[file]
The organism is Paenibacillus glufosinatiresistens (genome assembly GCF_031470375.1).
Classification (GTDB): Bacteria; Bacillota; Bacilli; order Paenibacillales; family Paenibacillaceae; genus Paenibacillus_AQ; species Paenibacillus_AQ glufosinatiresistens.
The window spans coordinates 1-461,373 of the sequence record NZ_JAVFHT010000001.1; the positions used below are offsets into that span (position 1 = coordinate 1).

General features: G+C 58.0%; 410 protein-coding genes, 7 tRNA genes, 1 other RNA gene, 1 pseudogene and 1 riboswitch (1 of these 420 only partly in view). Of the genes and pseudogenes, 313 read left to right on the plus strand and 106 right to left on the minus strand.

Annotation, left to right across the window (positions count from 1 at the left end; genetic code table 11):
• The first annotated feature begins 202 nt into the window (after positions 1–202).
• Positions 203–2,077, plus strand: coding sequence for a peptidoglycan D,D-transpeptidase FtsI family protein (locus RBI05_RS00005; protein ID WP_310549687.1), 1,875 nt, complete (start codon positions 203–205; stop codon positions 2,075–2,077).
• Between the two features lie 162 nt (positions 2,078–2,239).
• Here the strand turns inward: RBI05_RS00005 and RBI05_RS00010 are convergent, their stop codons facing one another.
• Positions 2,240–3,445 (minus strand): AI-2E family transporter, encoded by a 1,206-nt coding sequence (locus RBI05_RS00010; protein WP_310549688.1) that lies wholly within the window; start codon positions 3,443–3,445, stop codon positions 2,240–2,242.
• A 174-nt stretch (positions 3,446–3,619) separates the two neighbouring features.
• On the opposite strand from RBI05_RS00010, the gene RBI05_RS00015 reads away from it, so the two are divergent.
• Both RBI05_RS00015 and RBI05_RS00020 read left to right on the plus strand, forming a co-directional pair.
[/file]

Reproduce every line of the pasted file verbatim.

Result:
The organism is Paenibacillus glufosinatiresistens (genome assembly GCF_031470375.1).
Classification (GTDB): Bacteria; Bacillota; Bacilli; order Paenibacillales; family Paenibacillaceae; genus Paenibacillus_AQ; species Paenibacillus_AQ glufosinatiresistens.
The window spans coordinates 1-461,373 of the sequence record NZ_JAVFHT010000001.1; the positions used below are offsets into that span (position 1 = coordinate 1).

General features: G+C 58.0%; 410 protein-coding genes, 7 tRNA genes, 1 other RNA gene, 1 pseudogene and 1 riboswitch (1 of these 420 only partly in view). Of the genes and pseudogenes, 313 read left to right on the plus strand and 106 right to left on the minus strand.

Annotation, left to right across the window (positions count from 1 at the left end; genetic code table 11):
• The first annotated feature begins 202 nt into the window (after positions 1–202).
• Positions 203–2,077, plus strand: coding sequence for a peptidoglycan D,D-transpeptidase FtsI family protein (locus RBI05_RS00005; protein ID WP_310549687.1), 1,875 nt, complete (start codon positions 203–205; stop codon positions 2,075–2,077).
• Between the two features lie 162 nt (positions 2,078–2,239).
• Here the strand turns inward: RBI05_RS00005 and RBI05_RS00010 are convergent, their stop codons facing one another.
• Positions 2,240–3,445 (minus strand): AI-2E family transporter, encoded by a 1,206-nt coding sequence (locus RBI05_RS00010; protein WP_310549688.1) that lies wholly within the window; start codon positions 3,443–3,445, stop codon positions 2,240–2,242.
• A 174-nt stretch (positions 3,446–3,619) separates the two neighbouring features.
• On the opposite strand from RBI05_RS00010, the gene RBI05_RS00015 reads away from it, so the two are divergent.
• Both RBI05_RS00015 and RBI05_RS00020 read left to right on the plus strand, forming a co-directional pair.